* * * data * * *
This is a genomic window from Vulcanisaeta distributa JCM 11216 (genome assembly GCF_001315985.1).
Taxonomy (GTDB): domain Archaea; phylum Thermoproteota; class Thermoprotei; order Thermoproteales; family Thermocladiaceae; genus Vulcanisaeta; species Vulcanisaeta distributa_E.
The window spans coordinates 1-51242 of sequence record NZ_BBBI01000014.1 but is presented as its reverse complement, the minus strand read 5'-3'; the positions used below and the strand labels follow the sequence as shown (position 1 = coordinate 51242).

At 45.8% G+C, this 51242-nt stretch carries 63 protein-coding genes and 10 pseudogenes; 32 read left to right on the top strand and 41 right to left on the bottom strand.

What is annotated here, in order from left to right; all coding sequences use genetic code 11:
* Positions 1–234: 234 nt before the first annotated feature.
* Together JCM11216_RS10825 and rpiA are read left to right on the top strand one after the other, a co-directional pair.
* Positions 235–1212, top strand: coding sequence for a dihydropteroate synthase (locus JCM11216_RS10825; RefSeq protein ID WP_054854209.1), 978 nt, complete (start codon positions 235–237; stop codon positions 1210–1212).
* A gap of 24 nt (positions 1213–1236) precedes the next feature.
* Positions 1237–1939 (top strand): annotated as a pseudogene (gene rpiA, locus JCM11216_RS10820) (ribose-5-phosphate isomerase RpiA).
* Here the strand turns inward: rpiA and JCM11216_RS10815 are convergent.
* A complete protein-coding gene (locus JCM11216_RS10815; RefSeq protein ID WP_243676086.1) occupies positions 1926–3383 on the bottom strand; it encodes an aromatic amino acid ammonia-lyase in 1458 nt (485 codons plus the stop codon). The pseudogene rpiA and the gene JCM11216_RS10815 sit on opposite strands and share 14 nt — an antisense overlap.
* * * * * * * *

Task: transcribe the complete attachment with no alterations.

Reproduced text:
This is a genomic window from Vulcanisaeta distributa JCM 11216 (genome assembly GCF_001315985.1).
Taxonomy (GTDB): domain Archaea; phylum Thermoproteota; class Thermoprotei; order Thermoproteales; family Thermocladiaceae; genus Vulcanisaeta; species Vulcanisaeta distributa_E.
The window spans coordinates 1-51242 of sequence record NZ_BBBI01000014.1 but is presented as its reverse complement, the minus strand read 5'-3'; the positions used below and the strand labels follow the sequence as shown (position 1 = coordinate 51242).

At 45.8% G+C, this 51242-nt stretch carries 63 protein-coding genes and 10 pseudogenes; 32 read left to right on the top strand and 41 right to left on the bottom strand.

What is annotated here, in order from left to right; all coding sequences use genetic code 11:
* Positions 1–234: 234 nt before the first annotated feature.
* Together JCM11216_RS10825 and rpiA are read left to right on the top strand one after the other, a co-directional pair.
* Positions 235–1212, top strand: coding sequence for a dihydropteroate synthase (locus JCM11216_RS10825; RefSeq protein ID WP_054854209.1), 978 nt, complete (start codon positions 235–237; stop codon positions 1210–1212).
* A gap of 24 nt (positions 1213–1236) precedes the next feature.
* Positions 1237–1939 (top strand): annotated as a pseudogene (gene rpiA, locus JCM11216_RS10820) (ribose-5-phosphate isomerase RpiA).
* Here the strand turns inward: rpiA and JCM11216_RS10815 are convergent.
* A complete protein-coding gene (locus JCM11216_RS10815; RefSeq protein ID WP_243676086.1) occupies positions 1926–3383 on the bottom strand; it encodes an aromatic amino acid ammonia-lyase in 1458 nt (485 codons plus the stop codon). The pseudogene rpiA and the gene JCM11216_RS10815 sit on opposite strands and share 14 nt — an antisense overlap.